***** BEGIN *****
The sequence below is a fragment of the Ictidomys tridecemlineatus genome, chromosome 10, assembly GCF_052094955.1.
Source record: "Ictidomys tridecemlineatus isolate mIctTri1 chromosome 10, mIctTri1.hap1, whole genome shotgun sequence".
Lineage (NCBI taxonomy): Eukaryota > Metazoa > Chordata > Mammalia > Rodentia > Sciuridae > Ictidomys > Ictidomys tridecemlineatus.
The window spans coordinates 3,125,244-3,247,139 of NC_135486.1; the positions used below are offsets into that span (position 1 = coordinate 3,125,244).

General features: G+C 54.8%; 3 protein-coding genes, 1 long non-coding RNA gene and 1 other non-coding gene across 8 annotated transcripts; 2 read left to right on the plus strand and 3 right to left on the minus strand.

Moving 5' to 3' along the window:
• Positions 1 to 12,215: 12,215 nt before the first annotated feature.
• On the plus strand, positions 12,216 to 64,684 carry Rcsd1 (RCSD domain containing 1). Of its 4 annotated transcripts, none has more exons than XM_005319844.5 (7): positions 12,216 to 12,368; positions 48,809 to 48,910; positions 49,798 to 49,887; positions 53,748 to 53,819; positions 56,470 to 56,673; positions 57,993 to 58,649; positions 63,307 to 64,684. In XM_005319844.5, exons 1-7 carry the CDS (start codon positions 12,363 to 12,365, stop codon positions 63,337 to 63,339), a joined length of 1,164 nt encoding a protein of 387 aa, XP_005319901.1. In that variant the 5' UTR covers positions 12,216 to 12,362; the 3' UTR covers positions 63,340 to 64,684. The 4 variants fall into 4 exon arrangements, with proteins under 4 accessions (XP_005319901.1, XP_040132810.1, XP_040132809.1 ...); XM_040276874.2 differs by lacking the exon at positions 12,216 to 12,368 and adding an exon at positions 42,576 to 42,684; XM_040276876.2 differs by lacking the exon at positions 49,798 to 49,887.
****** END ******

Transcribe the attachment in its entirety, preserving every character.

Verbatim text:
The sequence below is a fragment of the Ictidomys tridecemlineatus genome, chromosome 10, assembly GCF_052094955.1.
Source record: "Ictidomys tridecemlineatus isolate mIctTri1 chromosome 10, mIctTri1.hap1, whole genome shotgun sequence".
Lineage (NCBI taxonomy): Eukaryota > Metazoa > Chordata > Mammalia > Rodentia > Sciuridae > Ictidomys > Ictidomys tridecemlineatus.
The window spans coordinates 3,125,244-3,247,139 of NC_135486.1; the positions used below are offsets into that span (position 1 = coordinate 3,125,244).

General features: G+C 54.8%; 3 protein-coding genes, 1 long non-coding RNA gene and 1 other non-coding gene across 8 annotated transcripts; 2 read left to right on the plus strand and 3 right to left on the minus strand.

Moving 5' to 3' along the window:
• Positions 1 to 12,215: 12,215 nt before the first annotated feature.
• On the plus strand, positions 12,216 to 64,684 carry Rcsd1 (RCSD domain containing 1). Of its 4 annotated transcripts, none has more exons than XM_005319844.5 (7): positions 12,216 to 12,368; positions 48,809 to 48,910; positions 49,798 to 49,887; positions 53,748 to 53,819; positions 56,470 to 56,673; positions 57,993 to 58,649; positions 63,307 to 64,684. In XM_005319844.5, exons 1-7 carry the CDS (start codon positions 12,363 to 12,365, stop codon positions 63,337 to 63,339), a joined length of 1,164 nt encoding a protein of 387 aa, XP_005319901.1. In that variant the 5' UTR covers positions 12,216 to 12,362; the 3' UTR covers positions 63,340 to 64,684. The 4 variants fall into 4 exon arrangements, with proteins under 4 accessions (XP_005319901.1, XP_040132810.1, XP_040132809.1 ...); XM_040276874.2 differs by lacking the exon at positions 12,216 to 12,368 and adding an exon at positions 42,576 to 42,684; XM_040276876.2 differs by lacking the exon at positions 49,798 to 49,887.